On the Journey to Wellness: Ancient Wisdom Meets Modern Medicine

How does mental illness impact physical health? How do physical weaknesses impact mental health? The fundamental problem is one of undesired thought.  For example, an anxious mind has thoughts that are fearful and a depressed mind has thoughts that are classically self deprecating, existential, and filled with guilt. In both cases these thoughts lead to poor emotional wellness and decreased physical health. As a result, the very quality of the life experience erodes.

This problem can and should be addressed on multiple dimensions to yield the most rapid and sustained relief of what the physician sees as symptoms and the patient experiences as the suffering.

More than 3,000 years ago Sage Pathanjali compiled the healing wisdom known at that time into the Yoga Sutras. This treatise painted a vision for complete mind-body wellness resulting in psychological freedom and optimal health.  Sage Pathanjali explained a person would have to attain mastery in 8 sequenced, yet interlinked, domains to achieve this state:

  • Yama and Niyama: values and restraint of lifestyle
  • Pranayama: mastery of control of the breath
  • Asana: conditioning of the body so it may become suitable for meditation (modern Western society associates yoga with asana as it is practiced in a studio setting)
  • Pratyahara, Dharana, and Dhyana: control of the senses, concentration, and silent meditation
  • Samadhi: culmination of super-conscious state

The ancient healing wisdom tells us that if one is able to excel at these practices, psychological freedom from suffering is the reward. We can see that in everyday modern life those with excellent physical health and superior lifestyles rarely suffer from mental illness. Therefore, these dimensions of health are inseparable.

The school of Yoga also has an integrated medical system known as Ayurveda to treat disease when it occurrs.  In Ayurveda, disease is viewed as an imbalance from wellness and it provides a framework to identify what constitutional, lifestyle and environmental variables need to be restored in order to regain harmony and wellness. Oftentimes, however, individuals struggling with mental illness might not be ready or able to break old habits and adopt new practices that become a foundation for success.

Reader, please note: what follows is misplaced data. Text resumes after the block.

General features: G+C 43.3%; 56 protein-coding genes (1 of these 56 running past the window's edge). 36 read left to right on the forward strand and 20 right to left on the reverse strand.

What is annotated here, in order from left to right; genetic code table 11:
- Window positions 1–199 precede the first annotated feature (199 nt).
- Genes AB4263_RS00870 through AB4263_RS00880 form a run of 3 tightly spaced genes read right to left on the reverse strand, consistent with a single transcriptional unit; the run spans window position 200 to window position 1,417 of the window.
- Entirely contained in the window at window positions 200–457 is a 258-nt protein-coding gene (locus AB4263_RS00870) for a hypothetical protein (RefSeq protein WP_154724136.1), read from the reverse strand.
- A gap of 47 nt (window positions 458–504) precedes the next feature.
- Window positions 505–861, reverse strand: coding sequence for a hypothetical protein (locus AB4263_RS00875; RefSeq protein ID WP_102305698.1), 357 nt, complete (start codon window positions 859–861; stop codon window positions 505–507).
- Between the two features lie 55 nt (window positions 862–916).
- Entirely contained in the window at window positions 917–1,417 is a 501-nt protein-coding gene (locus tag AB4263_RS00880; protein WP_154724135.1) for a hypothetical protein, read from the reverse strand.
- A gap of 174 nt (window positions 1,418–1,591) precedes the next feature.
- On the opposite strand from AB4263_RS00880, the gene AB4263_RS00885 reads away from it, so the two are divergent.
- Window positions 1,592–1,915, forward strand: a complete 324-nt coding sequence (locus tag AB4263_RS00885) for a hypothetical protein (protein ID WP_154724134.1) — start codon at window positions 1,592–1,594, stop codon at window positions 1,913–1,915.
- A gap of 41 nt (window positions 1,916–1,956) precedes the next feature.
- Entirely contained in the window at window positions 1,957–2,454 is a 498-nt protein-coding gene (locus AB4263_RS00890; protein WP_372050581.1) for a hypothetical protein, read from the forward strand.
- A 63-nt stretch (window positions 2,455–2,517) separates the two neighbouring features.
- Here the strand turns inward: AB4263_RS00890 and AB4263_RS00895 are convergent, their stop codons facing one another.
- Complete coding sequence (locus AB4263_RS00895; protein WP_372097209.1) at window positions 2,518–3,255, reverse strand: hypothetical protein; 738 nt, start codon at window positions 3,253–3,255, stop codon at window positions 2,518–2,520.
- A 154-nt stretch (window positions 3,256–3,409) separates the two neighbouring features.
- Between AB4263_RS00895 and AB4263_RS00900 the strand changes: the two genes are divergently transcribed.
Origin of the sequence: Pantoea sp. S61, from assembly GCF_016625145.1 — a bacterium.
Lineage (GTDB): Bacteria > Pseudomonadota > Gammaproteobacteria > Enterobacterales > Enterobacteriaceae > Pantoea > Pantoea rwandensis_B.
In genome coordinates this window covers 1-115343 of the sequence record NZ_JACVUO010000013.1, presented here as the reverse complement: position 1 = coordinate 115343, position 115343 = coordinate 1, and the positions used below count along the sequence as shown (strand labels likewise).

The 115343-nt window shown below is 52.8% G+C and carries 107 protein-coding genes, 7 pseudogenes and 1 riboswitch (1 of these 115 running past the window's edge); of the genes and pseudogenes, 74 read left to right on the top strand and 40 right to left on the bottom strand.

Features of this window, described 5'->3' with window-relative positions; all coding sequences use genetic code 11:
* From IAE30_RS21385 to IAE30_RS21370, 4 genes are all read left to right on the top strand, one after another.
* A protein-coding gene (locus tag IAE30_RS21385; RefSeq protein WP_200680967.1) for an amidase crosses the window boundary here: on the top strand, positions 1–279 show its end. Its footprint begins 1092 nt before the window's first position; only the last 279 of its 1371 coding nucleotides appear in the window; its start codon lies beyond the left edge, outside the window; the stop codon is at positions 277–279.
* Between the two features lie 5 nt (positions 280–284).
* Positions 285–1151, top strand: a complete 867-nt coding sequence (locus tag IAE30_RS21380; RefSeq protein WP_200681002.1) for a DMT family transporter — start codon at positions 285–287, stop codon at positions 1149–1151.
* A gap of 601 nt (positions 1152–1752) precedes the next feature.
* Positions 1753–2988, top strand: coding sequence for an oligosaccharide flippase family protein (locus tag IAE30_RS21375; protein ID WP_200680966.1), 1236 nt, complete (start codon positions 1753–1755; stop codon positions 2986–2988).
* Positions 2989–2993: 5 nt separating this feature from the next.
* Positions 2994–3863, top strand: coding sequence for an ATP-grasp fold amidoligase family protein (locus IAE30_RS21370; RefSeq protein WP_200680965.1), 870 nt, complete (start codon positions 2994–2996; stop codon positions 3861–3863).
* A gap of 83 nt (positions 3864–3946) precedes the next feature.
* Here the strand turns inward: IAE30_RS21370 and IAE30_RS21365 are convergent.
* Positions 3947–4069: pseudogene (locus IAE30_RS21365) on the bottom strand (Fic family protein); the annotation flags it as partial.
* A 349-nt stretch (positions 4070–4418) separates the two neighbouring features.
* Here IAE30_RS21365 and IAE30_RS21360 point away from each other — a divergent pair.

As a trained psychiatrist, I understand the Western approach which first seeks to understand the neurological and chemical basis for mental suffering in its myriad of presentations.  The fundamental tool utilized with this approach is psychopharmacology - the treatment with mind altering/healing medications - combined with psychotherapy, also known as talk therapies.

The careful manipulation of certain neurotransmitters in the brain is a subtle art and a good psychopharmacologist understands that proper evaluation and diagnosis must be completed first. The use of these medications can lead to changes at the level of thought - psychology - and these changes need to align with the overall treatment plan.

The use of medication for treatment is sometimes sufficient to restore baseline functioning. However, for other patients psychopharmacology combined with psychotherapy allows them to move toward the fulfilling personal growth and development critical for sustained success. Talk therapy enables the examination, understanding, and acceptance of thoughts and habits which currently block healing. With acceptance, the patient and physician can then formulate the skills needed to effectively manage troubling thoughts.

Talk therapy works best after any medical cause of suffering is identified and treated.

The complementary healing arts, then, address the problem from a different dimension. Expanding the focus to mind, body, and spirit enables both patient and physician to consider the impact each system (the patterns of thought, the rhythm of daily life, the connections beyond self) have on a person’s whole existence.

Synthesizing these vast amounts of traditional wisdom with evidence-based modern medicine has culminated in integrative mental health. IMH is the combined use of psychiatry and alternative, complementary healing arts.  With psychiatry at its core, IMH provides the best chance to attain wellness for both the body and the mind.